The chapter on France is somewhat less contestatory. The principal subject is Jansenism as a dissident group, with Barnett drawing on recent work by scholars such as Catherine Maire, Dale Van Kley and William Doyle, and generously acknowledging his debt. Whether that company would then proceed to identify Jansenism as a more vigorous and numerically significant challenger to the Gallican Church than anything the philosophes were capable of mounting must be a moot point. As a summary of the ups and downs of French eighteenth-century Jansenism it will do well enough. The refusal of the sacraments crisis in the 1750s is usefully linked with existing Parisian anticlericalism and Barnett attempts a comparison between Jansenism and the struggle of seventeenth-century English Protestant dissenters that might have been more clearly articulated. Barnett has a strong case in saying that the philosophes were a small band without the numerical strength possessed by the Jansensists and that their claim to the credit for securing the exiling of the Jesuits from France in 1762–4 was downright cheeky. Barnett’s sympathies are occasionally too conspicuous.(3) Thus we read of ‘Roman tyranny’ (p. 139) and Jansenism as the ‘revolt of democratic Christianity’ (p. 137) with Unigenitus marking the ‘final erosion’ of Bourbon prestige (p. 137). However, phrases like ‘democratic Christianity’ do not withstand close scrutiny, and it is surprising that Barnett abandons the more appropriate ‘constitutionalism’ and ‘conciliarism’ favoured by Van Kley. Outside the capital and some other urban centres, Jansenists were a relatively small minority of the French laity (heavily concentrated in the upwardly mobile professional classes) throughout the eighteenth century, and were actually in sharp numerical decline from the mid century. Apart from the notorious Saint-Médard congregation of the early 1730s, historians have yet to turn up evidence of popular, let alone democratic, Jansensism. If they had a significance disproportionate to their numbers then couldn’t one say much the same for the philosophes too (and possibly for the English deists)? The General Assembly of the Clergy of France certainly thought so: from the 1760s onwards their remonstrances to the Crown repeat the constant complaint that philosophe literature is corroding the religion and morals of the kingdom and that the Crown must act. Sources are scarce, but the memoirs of Jacques-Louis Ménétra, the Parisian artisan, certainly suggest the existence of a popularised deism at that social level.(4) The reality of the Grub Street-style challenge and the polemical counter-challenge has been splendidly analysed recently by Darrin McMahon in his account of the Counter-Enlightenment (5) but neither text nor author figure here. But then if, even in France, the main threat to the ecclesiastical establishment came from within a recognisably Christian context, anything resembling a Counter-Enlightenment is superfluous to Barnett’s requirements. The fact is that by the time of the Maupeou coup in 1770–1 Jansenism had achieved its purposes and had become a political irrelevancy for younger clerics and lawyers, except in as much as it had transmitted the spirit of opposition to these ‘Patriots’ (and that claim can be exaggerated, as Barnett does here).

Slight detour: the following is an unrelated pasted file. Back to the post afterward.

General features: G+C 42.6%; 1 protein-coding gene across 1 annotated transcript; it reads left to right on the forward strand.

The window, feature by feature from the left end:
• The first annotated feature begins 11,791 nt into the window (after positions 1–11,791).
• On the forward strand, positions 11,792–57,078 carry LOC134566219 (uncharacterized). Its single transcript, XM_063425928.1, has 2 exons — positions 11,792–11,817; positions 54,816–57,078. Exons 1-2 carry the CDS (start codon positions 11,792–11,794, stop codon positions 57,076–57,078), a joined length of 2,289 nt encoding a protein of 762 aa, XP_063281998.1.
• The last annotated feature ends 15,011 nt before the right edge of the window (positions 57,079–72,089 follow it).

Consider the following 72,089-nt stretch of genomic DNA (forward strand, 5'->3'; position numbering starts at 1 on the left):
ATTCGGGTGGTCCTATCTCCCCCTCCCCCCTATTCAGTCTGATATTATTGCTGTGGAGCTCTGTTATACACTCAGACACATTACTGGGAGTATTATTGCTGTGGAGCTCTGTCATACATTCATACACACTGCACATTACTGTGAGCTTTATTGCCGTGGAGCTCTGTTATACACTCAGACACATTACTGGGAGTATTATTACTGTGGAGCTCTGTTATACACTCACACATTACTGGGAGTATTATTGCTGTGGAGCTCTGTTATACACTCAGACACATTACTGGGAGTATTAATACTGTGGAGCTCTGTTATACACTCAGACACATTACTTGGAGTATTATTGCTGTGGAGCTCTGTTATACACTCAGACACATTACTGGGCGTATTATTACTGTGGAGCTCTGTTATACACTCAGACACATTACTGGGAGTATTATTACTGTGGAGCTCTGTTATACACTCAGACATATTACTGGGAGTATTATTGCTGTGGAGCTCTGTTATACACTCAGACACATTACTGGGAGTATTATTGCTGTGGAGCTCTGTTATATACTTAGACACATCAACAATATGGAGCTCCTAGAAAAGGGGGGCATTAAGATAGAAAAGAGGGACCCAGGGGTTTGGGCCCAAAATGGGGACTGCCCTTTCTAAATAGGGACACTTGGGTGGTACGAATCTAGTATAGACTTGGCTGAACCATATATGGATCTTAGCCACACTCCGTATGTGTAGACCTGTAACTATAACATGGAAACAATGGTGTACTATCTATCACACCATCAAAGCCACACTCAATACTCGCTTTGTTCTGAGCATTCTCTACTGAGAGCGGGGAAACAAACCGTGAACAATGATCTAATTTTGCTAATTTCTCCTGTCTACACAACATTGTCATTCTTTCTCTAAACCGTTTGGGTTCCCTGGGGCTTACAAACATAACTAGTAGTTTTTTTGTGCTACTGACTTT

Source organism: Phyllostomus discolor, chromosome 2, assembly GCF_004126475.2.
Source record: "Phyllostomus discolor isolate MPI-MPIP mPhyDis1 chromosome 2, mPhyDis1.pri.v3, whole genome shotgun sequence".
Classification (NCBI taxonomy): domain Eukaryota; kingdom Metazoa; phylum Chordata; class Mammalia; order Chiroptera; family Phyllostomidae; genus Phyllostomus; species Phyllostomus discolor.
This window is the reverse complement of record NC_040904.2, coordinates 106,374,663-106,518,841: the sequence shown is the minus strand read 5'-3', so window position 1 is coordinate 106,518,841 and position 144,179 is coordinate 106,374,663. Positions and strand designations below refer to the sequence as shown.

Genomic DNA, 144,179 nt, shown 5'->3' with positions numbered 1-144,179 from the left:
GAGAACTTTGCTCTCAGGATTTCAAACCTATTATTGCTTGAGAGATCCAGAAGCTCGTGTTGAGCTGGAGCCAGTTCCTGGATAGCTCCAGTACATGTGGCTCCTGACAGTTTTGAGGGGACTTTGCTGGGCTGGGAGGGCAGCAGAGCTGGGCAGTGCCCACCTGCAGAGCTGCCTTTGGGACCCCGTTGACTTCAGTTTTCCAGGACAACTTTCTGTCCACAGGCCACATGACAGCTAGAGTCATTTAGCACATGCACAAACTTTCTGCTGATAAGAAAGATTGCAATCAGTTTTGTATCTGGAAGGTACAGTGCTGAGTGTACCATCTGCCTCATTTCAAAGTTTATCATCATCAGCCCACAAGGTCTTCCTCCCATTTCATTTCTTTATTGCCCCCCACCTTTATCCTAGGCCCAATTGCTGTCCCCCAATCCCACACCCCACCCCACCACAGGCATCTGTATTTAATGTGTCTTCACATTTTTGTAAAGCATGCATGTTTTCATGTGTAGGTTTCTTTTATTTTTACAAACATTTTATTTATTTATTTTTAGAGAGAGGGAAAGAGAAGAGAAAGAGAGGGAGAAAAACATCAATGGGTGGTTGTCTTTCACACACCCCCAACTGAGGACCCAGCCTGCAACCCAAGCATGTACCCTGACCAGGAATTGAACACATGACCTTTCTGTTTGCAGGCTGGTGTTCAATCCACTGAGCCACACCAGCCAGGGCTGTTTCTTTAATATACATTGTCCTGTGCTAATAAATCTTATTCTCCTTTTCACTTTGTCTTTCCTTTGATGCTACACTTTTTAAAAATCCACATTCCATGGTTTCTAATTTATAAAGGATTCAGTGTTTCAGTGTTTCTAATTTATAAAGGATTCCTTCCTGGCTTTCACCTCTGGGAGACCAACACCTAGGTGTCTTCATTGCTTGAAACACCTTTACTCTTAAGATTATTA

As Barnett notes, Jansenism and the Catholic Enlightenment were closely linked, and this persuasion is reflected in his chapter on Italy. As with France, the author hunts out polemicists opposed to papal pretensions, men pushing at an open door thanks to the pattern of great power politics and the growth of national churches within Catholicism. Anticurial thought was not necessarily either deist or Jansenist, as the case of the Neapolitan lawyer, Pietro Giannone, author of the influential Istoria civile del Regno di Napoli (1723), reveals. Such publicists were concerned less with securing a form of Church government in which the laity and lower clergy might have more importance than with the more conventional aspect of conciliarism that stressed the supremacy of the secular prince. Thus the celebrated Muratori was happily acting as a paid client of the duke of Modena. One finds few signs in Italy under the flag of Jansenism of the kind of ‘democracy’ that Barnett apparently identified in France. It was an aspect of elite intellectual culture that made few friends among lowly and less talented Catholics, for whom the predominantly historiographical concerns of the pro- and anti-curiatorial parties impinged not at all. Not much sign here, then, of Barnett’s (and Munck’s) broad Enlightenment affecting the lower orders.